Europe

The France Revolution Part I

Having obtained the common intent, the convocation of the States-General and the first defeat of the absolute monarchy, the nobility, the clergy and the third estate were divided when it came to seeing in what sense the victory would be used: whether in the noble and reactionary sense or in the bourgeois and revolutionary one. The question of the vote marked the detachment: would we vote by order or by head? The nobility and the clergy were naturally for the first solution, the third estate for the second and demanded a number of votes double that of each of the other two orders and equal to their sum. Thus a new political possibility was offered to the monarchy: to act energetically as arbiter between the conflicting classes or to support one of them with frankness by dominating it and acquiring new strength. But there was no statesman in the court: not the king, who would have been in his place had he been a bourgeois family man; not the queen, who placed her feelings and resentments as a woman at the basis of politics; not the Necker, a pure technician without broad views; not the Count d’Artois, the king’s brother, and his hot followers. The army reflected the conflicts of the nation: the officers reflected the restlessness and indiscipline of the nobles; in the non-commissioned officers and soldiers the ambitions and grudges of the third estate. The regulation of 1781, which inhibited the bourgeois career as an officer, had dug an abyss between them. The poorly paid foreign mercenary troops were discontented, and moreover they could not be increased due to lack of financial means. It can be said with nationalist historians that the revolution was essentially a crisis of authority, understood not only as the possession of brute force, but as an exact perception of the situation of a country and of the relationship between living political forces and institutions. According to ezinereligion, the monarchy, on the other hand, was unable to do anything but passively resist, leave the initiative to the various classes in conflict, bow to the violence and audacity of the third estate or attempt to react under the impulse of the privileged classes. This fatal slope began with the question of voting: the third estate was granted a number of deputies equal to the sum of the other two the third state without conquering it.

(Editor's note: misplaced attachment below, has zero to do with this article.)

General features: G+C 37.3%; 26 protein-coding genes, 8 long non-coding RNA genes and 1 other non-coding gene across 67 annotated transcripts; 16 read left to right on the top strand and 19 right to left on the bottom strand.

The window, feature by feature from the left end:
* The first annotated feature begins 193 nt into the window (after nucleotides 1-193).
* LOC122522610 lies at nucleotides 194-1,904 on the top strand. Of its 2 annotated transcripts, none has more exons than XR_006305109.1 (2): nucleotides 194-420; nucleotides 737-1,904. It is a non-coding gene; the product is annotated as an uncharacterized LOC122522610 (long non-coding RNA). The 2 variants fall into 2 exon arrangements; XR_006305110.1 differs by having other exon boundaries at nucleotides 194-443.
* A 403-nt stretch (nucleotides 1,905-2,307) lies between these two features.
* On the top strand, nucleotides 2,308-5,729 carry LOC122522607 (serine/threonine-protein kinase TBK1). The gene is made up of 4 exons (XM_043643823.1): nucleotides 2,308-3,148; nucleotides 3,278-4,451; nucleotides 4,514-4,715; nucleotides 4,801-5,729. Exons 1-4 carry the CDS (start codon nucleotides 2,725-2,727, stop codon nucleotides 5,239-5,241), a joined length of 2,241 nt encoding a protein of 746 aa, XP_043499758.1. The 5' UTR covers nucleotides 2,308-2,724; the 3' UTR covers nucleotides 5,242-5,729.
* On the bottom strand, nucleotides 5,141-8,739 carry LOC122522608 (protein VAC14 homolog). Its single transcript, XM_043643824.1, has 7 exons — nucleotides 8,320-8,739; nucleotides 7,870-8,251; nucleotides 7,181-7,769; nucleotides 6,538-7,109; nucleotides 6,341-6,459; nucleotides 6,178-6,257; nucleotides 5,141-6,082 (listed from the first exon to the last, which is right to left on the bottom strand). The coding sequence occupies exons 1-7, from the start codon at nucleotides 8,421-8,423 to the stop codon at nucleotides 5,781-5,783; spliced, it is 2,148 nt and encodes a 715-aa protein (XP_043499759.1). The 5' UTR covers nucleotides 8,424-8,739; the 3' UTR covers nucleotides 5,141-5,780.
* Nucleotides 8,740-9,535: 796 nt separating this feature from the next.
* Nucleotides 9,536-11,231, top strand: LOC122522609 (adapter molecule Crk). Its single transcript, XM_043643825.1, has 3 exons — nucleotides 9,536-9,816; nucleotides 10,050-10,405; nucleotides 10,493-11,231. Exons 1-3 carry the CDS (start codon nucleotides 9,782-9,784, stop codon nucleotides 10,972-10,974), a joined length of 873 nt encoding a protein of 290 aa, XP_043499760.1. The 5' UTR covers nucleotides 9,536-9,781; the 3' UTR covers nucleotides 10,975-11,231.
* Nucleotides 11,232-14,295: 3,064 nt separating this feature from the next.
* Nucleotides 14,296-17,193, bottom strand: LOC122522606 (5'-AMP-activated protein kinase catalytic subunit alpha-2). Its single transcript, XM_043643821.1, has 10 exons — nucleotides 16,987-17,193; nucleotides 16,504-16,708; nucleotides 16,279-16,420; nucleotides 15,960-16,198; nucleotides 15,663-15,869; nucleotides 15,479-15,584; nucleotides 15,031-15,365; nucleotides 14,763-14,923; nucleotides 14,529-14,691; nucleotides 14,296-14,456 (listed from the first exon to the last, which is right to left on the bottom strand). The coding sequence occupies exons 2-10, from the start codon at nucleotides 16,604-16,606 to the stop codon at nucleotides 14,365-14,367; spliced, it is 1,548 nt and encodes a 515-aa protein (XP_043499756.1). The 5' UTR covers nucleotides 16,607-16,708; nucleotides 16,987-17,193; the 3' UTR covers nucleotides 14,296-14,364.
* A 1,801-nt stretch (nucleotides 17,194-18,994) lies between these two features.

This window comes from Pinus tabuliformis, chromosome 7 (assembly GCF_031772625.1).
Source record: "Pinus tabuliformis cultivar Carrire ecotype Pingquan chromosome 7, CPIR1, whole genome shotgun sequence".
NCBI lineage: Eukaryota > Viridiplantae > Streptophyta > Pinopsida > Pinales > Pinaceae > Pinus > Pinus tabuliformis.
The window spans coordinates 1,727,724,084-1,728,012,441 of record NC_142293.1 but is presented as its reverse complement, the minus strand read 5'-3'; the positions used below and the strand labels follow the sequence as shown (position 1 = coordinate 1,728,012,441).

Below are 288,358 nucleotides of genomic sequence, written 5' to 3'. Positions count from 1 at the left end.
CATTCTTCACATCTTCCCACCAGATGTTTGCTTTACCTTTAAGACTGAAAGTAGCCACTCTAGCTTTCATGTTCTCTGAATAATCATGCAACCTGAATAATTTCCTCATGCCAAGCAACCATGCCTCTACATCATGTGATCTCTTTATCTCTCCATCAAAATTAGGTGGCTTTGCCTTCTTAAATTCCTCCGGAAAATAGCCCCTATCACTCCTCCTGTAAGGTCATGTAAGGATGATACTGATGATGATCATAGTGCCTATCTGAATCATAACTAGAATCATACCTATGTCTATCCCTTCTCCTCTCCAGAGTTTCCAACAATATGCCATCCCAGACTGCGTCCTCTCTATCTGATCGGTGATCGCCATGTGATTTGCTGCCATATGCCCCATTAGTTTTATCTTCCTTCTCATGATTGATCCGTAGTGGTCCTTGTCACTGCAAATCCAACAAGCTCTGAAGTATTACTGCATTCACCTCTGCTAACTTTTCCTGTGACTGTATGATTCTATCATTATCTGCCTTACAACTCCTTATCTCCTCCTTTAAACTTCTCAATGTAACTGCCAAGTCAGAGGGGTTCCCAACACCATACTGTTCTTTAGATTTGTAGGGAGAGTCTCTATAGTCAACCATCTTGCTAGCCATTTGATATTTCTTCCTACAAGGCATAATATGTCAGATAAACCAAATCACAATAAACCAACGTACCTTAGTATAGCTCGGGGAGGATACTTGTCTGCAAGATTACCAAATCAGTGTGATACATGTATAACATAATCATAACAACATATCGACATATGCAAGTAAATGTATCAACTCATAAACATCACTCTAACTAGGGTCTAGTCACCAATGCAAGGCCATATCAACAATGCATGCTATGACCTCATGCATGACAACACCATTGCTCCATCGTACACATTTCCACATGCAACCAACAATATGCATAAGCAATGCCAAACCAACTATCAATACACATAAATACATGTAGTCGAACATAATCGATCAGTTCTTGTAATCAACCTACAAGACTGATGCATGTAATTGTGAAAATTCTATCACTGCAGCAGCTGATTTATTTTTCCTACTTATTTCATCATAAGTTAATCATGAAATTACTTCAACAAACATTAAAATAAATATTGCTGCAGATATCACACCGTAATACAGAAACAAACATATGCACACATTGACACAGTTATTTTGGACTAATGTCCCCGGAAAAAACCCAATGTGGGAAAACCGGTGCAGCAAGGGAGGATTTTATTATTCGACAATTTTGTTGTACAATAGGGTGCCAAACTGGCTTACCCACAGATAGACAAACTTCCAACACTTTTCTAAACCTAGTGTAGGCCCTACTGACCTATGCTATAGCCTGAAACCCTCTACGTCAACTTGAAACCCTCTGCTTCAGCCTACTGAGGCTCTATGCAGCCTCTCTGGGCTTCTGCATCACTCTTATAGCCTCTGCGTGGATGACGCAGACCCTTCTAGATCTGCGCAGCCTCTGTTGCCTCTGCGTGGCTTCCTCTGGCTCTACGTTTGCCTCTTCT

While the monarchy continued to suffer more than to dominate events, the nobility, the clergy and the third estate showed a clear awareness of their interests and their purposes in the cahiers., which each constituency had to compile, and in the vast public literature, which swarmed during the election period. All three classes were in agreement in combating monarchical and ministerial despotism and in wanting to be permanently guaranteed by it with a written constitution. All three classes agreed that voting, controlling and regulating taxes were the duty of the States General. But which class would set the tone for the assembly? In the nobility, as a reaction to the absolutism of Louis XIV, the sense of human dignity and the sense of class had awakened. The living example of the English aristocracy had sharpened in the nobles the desire to return to being the ruling class politically; thus the aristocratic concept of the nation arose, which placed the nobility in the clearest antithesis with the third estate. But in the very bosom of the nobility a minority, inspired by La Fayette, was ready to collaborate with the third estate, and this broke the compactness of the class. On the other hand, no close link united the reactionary nobility with the clergy: the ideas of tolerance and freedom to think, speak and write; the disposition to take advantage of ecclesiastical goods, as long as they do not touch their own; the fact that the nobles formed the episcopal minority of the clergy prevented any collaboration between the two privileged classes. Faced with the nobility, the third estate stood as a representative of the true nation: the nation is the majority of citizens, the nation is not such by tradition, by more or less pure blood, but by will, by self-decision: thus emerged the democratic concept of the nation. The third state aspired to full juridical equality among all citizens, to the end or the restriction of the lordly regime in the countryside, to freedom in industries with the suppression of corporations. Freelance in internal trade (abolition of duties, territorial economic unity, etc.), the third state was protectionist in the foreign one and condemned the trade treaty with England of 1786. However, the first social conflicts were already emerging in the bosom of the bourgeoisie: the state-owned question posed the bourgeoisie against the peasants and that of the abolition of associations of arts and crafts against the workers of the cities. But these contrasts were not yet strong enough to break the blockade of the third state. Finally, in the clergyFrench, revolution).

The France Revolution 1